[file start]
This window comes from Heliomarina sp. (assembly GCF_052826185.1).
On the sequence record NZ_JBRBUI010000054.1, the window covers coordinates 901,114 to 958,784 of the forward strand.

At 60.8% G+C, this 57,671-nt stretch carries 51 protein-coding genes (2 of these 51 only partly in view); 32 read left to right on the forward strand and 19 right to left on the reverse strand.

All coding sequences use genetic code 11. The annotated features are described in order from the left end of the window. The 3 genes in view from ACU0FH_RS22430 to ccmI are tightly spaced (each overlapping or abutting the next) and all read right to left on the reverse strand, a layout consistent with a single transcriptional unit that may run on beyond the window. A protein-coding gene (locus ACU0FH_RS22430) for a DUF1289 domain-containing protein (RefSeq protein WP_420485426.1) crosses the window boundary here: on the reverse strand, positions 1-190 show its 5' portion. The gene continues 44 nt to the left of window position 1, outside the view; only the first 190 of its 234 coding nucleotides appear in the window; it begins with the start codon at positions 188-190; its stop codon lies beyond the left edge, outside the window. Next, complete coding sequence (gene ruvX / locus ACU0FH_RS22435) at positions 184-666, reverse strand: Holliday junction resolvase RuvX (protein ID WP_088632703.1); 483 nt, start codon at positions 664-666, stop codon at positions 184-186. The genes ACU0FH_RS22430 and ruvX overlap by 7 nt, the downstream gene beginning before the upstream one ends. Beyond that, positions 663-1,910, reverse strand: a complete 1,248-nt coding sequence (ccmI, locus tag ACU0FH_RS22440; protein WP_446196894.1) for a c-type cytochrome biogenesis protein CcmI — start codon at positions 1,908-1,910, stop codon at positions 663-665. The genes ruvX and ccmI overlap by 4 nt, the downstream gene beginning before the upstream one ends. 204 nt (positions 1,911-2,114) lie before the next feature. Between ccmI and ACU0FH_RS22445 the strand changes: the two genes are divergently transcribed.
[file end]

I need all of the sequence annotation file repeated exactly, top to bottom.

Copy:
This window comes from Heliomarina sp. (assembly GCF_052826185.1).
On the sequence record NZ_JBRBUI010000054.1, the window covers coordinates 901,114 to 958,784 of the forward strand.

At 60.8% G+C, this 57,671-nt stretch carries 51 protein-coding genes (2 of these 51 only partly in view); 32 read left to right on the forward strand and 19 right to left on the reverse strand.

All coding sequences use genetic code 11. The annotated features are described in order from the left end of the window. The 3 genes in view from ACU0FH_RS22430 to ccmI are tightly spaced (each overlapping or abutting the next) and all read right to left on the reverse strand, a layout consistent with a single transcriptional unit that may run on beyond the window. A protein-coding gene (locus ACU0FH_RS22430) for a DUF1289 domain-containing protein (RefSeq protein WP_420485426.1) crosses the window boundary here: on the reverse strand, positions 1-190 show its 5' portion. The gene continues 44 nt to the left of window position 1, outside the view; only the first 190 of its 234 coding nucleotides appear in the window; it begins with the start codon at positions 188-190; its stop codon lies beyond the left edge, outside the window. Next, complete coding sequence (gene ruvX / locus ACU0FH_RS22435) at positions 184-666, reverse strand: Holliday junction resolvase RuvX (protein ID WP_088632703.1); 483 nt, start codon at positions 664-666, stop codon at positions 184-186. The genes ACU0FH_RS22430 and ruvX overlap by 7 nt, the downstream gene beginning before the upstream one ends. Beyond that, positions 663-1,910, reverse strand: a complete 1,248-nt coding sequence (ccmI, locus tag ACU0FH_RS22440; protein WP_446196894.1) for a c-type cytochrome biogenesis protein CcmI — start codon at positions 1,908-1,910, stop codon at positions 663-665. The genes ruvX and ccmI overlap by 4 nt, the downstream gene beginning before the upstream one ends. 204 nt (positions 1,911-2,114) lie before the next feature. Between ccmI and ACU0FH_RS22445 the strand changes: the two genes are divergently transcribed.